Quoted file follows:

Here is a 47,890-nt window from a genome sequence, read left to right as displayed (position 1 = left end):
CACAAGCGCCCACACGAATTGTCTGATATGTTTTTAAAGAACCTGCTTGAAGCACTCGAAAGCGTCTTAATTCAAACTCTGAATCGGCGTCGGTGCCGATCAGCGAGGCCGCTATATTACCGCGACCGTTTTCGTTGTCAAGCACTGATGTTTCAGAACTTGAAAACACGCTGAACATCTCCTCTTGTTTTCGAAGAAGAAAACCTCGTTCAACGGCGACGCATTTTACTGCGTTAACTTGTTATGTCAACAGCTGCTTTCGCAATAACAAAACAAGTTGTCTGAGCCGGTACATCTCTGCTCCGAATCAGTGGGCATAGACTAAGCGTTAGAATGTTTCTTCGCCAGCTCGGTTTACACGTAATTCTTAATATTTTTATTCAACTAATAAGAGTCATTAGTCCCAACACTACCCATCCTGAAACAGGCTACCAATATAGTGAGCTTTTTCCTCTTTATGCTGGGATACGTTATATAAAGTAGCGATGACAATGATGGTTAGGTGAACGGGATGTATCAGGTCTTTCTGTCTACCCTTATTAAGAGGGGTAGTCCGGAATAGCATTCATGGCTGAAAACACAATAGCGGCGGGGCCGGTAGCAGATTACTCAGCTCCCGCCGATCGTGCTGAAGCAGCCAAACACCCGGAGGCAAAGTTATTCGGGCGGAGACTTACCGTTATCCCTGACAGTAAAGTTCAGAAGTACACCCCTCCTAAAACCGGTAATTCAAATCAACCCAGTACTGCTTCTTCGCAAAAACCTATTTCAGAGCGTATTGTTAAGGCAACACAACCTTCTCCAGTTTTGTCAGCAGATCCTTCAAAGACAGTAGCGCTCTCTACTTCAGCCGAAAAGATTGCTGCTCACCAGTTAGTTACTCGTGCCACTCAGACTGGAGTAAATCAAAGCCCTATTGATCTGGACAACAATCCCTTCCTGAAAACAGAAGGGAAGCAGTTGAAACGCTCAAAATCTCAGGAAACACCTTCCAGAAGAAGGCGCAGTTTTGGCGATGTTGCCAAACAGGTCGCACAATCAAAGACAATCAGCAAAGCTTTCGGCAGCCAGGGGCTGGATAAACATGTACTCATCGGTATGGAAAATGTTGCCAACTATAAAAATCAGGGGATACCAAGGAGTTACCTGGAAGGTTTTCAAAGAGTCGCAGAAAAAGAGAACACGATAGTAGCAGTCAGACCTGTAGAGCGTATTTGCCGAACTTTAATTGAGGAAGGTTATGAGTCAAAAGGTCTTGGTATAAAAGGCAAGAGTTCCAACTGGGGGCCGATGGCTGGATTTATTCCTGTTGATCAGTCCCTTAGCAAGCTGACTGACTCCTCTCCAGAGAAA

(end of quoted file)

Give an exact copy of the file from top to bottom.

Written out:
Here is a 47,890-nt window from a genome sequence, read left to right as displayed (position 1 = left end):
CACAAGCGCCCACACGAATTGTCTGATATGTTTTTAAAGAACCTGCTTGAAGCACTCGAAAGCGTCTTAATTCAAACTCTGAATCGGCGTCGGTGCCGATCAGCGAGGCCGCTATATTACCGCGACCGTTTTCGTTGTCAAGCACTGATGTTTCAGAACTTGAAAACACGCTGAACATCTCCTCTTGTTTTCGAAGAAGAAAACCTCGTTCAACGGCGACGCATTTTACTGCGTTAACTTGTTATGTCAACAGCTGCTTTCGCAATAACAAAACAAGTTGTCTGAGCCGGTACATCTCTGCTCCGAATCAGTGGGCATAGACTAAGCGTTAGAATGTTTCTTCGCCAGCTCGGTTTACACGTAATTCTTAATATTTTTATTCAACTAATAAGAGTCATTAGTCCCAACACTACCCATCCTGAAACAGGCTACCAATATAGTGAGCTTTTTCCTCTTTATGCTGGGATACGTTATATAAAGTAGCGATGACAATGATGGTTAGGTGAACGGGATGTATCAGGTCTTTCTGTCTACCCTTATTAAGAGGGGTAGTCCGGAATAGCATTCATGGCTGAAAACACAATAGCGGCGGGGCCGGTAGCAGATTACTCAGCTCCCGCCGATCGTGCTGAAGCAGCCAAACACCCGGAGGCAAAGTTATTCGGGCGGAGACTTACCGTTATCCCTGACAGTAAAGTTCAGAAGTACACCCCTCCTAAAACCGGTAATTCAAATCAACCCAGTACTGCTTCTTCGCAAAAACCTATTTCAGAGCGTATTGTTAAGGCAACACAACCTTCTCCAGTTTTGTCAGCAGATCCTTCAAAGACAGTAGCGCTCTCTACTTCAGCCGAAAAGATTGCTGCTCACCAGTTAGTTACTCGTGCCACTCAGACTGGAGTAAATCAAAGCCCTATTGATCTGGACAACAATCCCTTCCTGAAAACAGAAGGGAAGCAGTTGAAACGCTCAAAATCTCAGGAAACACCTTCCAGAAGAAGGCGCAGTTTTGGCGATGTTGCCAAACAGGTCGCACAATCAAAGACAATCAGCAAAGCTTTCGGCAGCCAGGGGCTGGATAAACATGTACTCATCGGTATGGAAAATGTTGCCAACTATAAAAATCAGGGGATACCAAGGAGTTACCTGGAAGGTTTTCAAAGAGTCGCAGAAAAAGAGAACACGATAGTAGCAGTCAGACCTGTAGAGCGTATTTGCCGAACTTTAATTGAGGAAGGTTATGAGTCAAAAGGTCTTGGTATAAAAGGCAAGAGTTCCAACTGGGGGCCGATGGCTGGATTTATTCCTGTTGATCAGTCCCTTAGCAAGCTGACTGACTCCTCTCCAGAGAAA